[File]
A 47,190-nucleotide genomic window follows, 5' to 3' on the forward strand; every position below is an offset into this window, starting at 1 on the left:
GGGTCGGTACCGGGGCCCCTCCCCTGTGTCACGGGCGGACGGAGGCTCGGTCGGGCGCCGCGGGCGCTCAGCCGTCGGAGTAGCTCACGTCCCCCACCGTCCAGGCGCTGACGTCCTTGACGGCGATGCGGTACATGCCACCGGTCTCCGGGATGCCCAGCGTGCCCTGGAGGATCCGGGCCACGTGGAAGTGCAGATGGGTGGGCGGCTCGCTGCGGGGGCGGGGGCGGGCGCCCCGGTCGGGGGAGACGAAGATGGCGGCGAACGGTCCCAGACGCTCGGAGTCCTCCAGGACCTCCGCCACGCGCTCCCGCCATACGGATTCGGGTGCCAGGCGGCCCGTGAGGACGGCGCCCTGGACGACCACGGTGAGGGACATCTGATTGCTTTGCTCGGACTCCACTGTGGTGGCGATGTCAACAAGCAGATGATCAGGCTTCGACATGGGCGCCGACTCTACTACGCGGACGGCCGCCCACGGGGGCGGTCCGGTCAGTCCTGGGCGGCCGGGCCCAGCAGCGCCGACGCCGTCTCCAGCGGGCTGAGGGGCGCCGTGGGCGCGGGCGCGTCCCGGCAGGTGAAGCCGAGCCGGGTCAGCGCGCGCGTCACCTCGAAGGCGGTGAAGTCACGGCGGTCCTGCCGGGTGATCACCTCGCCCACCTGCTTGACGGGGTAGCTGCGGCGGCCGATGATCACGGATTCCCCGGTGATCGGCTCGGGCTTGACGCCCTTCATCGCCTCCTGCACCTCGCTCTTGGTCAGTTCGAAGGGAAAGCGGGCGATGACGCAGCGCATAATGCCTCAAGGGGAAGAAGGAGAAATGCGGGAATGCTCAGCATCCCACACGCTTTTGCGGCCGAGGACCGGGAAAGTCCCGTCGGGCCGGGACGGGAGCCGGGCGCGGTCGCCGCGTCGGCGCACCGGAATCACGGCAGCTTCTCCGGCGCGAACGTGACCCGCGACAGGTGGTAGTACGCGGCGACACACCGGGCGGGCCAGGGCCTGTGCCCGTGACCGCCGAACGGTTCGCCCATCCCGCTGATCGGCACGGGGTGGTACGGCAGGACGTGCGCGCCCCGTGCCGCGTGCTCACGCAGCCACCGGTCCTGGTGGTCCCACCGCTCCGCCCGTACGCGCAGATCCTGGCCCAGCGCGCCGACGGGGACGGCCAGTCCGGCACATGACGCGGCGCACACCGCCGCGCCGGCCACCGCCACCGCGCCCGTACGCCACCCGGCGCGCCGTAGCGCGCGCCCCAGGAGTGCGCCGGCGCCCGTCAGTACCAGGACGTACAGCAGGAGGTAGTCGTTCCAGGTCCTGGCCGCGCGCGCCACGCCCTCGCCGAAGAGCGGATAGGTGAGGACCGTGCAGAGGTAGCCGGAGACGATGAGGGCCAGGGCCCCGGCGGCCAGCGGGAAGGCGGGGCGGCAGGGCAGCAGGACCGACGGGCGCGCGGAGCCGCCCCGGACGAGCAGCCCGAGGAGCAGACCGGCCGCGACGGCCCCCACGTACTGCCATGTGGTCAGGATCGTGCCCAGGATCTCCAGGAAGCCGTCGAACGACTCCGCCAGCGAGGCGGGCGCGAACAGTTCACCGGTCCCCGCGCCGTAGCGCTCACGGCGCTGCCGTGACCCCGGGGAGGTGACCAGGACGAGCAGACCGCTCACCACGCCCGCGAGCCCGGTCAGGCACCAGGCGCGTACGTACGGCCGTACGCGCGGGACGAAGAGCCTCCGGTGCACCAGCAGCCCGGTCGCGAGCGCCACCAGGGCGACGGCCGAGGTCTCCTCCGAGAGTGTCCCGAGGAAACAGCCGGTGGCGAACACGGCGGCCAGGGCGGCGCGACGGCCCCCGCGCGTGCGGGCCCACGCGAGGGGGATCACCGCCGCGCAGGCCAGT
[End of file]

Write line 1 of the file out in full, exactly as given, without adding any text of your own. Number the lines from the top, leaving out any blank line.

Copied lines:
A 47,190-nucleotide genomic window follows, 5' to 3' on the forward strand; every position below is an offset into this window, starting at 1 on the left: